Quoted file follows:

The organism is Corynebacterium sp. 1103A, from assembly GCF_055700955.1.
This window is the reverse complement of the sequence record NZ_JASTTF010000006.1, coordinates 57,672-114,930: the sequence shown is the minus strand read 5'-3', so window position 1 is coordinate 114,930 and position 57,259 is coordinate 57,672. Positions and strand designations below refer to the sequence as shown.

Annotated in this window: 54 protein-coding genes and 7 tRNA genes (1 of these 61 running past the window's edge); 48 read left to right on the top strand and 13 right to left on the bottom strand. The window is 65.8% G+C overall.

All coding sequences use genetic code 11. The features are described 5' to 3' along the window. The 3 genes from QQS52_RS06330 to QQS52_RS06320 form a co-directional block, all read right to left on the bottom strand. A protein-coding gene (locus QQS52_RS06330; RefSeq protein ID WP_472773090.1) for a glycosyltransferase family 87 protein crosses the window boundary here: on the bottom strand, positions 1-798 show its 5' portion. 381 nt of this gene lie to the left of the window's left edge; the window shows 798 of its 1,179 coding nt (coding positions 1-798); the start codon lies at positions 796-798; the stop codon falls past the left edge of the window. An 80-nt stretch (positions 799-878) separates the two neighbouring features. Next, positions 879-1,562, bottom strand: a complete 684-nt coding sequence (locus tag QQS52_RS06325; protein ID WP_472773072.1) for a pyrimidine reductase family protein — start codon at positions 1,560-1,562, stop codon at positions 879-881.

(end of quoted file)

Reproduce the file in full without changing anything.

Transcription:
The organism is Corynebacterium sp. 1103A, from assembly GCF_055700955.1.
This window is the reverse complement of the sequence record NZ_JASTTF010000006.1, coordinates 57,672-114,930: the sequence shown is the minus strand read 5'-3', so window position 1 is coordinate 114,930 and position 57,259 is coordinate 57,672. Positions and strand designations below refer to the sequence as shown.

Annotated in this window: 54 protein-coding genes and 7 tRNA genes (1 of these 61 running past the window's edge); 48 read left to right on the top strand and 13 right to left on the bottom strand. The window is 65.8% G+C overall.

All coding sequences use genetic code 11. The features are described 5' to 3' along the window. The 3 genes from QQS52_RS06330 to QQS52_RS06320 form a co-directional block, all read right to left on the bottom strand. A protein-coding gene (locus QQS52_RS06330; RefSeq protein ID WP_472773090.1) for a glycosyltransferase family 87 protein crosses the window boundary here: on the bottom strand, positions 1-798 show its 5' portion. 381 nt of this gene lie to the left of the window's left edge; the window shows 798 of its 1,179 coding nt (coding positions 1-798); the start codon lies at positions 796-798; the stop codon falls past the left edge of the window. An 80-nt stretch (positions 799-878) separates the two neighbouring features. Next, positions 879-1,562, bottom strand: a complete 684-nt coding sequence (locus tag QQS52_RS06325; protein ID WP_472773072.1) for a pyrimidine reductase family protein — start codon at positions 1,560-1,562, stop codon at positions 879-881.